1 March 2021 | Case Study | Article by Lauren Bull
Hugh James were instructed by Mrs T, a 65 year old lady who had worked for the NHS as a nurse for 43 years. Mrs T was negligently exposed to asbestos whilst working at H.M Stanley hospital and Glan Clwyd hospital. She was diagnosed with mesothelioma in February 2019. Liability was admitted early on in her claim and only the issue of quantum remained.
Given the age of Mrs T and her significant likely loss of life expectancy, this was a high value claim. Hugh James endeavoured to claim services within the lost years which, in this case, were significant but not technically recoverable during the claimant’s lifetime under the current law.
Due to the value of the claim, a settlement agreement could not be reached outside court. Court proceedings were commenced and, following Case Management Conference, the Master ordered future treatment costs and services in the lost years to be dealt with on a posthumous basis. This was a positive step for Mrs T and will allow her executor to recover further compensation for a head of loss which is usually only recoverable in a fatal claim.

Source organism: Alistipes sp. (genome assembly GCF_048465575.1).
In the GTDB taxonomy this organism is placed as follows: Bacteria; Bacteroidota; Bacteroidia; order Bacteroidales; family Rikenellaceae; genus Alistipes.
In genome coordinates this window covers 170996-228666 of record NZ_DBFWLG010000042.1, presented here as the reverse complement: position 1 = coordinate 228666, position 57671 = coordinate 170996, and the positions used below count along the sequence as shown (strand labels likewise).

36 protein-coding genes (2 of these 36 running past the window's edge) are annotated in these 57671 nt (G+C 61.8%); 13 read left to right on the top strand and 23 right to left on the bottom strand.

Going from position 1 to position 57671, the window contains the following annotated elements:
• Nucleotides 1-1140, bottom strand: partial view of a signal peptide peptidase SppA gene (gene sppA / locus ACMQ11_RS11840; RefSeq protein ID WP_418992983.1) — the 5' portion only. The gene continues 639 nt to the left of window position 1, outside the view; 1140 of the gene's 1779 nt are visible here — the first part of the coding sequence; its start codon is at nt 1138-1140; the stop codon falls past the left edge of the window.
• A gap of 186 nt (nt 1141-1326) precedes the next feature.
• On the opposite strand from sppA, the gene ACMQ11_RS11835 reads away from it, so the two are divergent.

Hugh James made an offer of settlement in the sum of £350,000 gross, with the costs of private treatment and services in the lost years to be dealt with in addition posthumously. This was later accepted by the defendant.
Mrs T commenced private paying immunotherapy during the claim before progressing to immunotherapy which became available on an NHS trial. The associated private costs will be recovered on a posthumous basis.
Lauren Bull, Solicitor in the Specialist Asbestos team at Hugh James, said:
This lovely lady sadly developed mesothelioma after working as a committed NHS nurse for the whole of her working life. As a point of law, you area not allowed to recover services in the lost years for a claim which settles in life. However, this head of loss was very valuable for this lady. I am so pleased that we were able to get the Specialist Asbestos Master to agree that this head of loss could be assessed on a posthumous basis instead, which means that her husband will be able to secure further compensation in due course.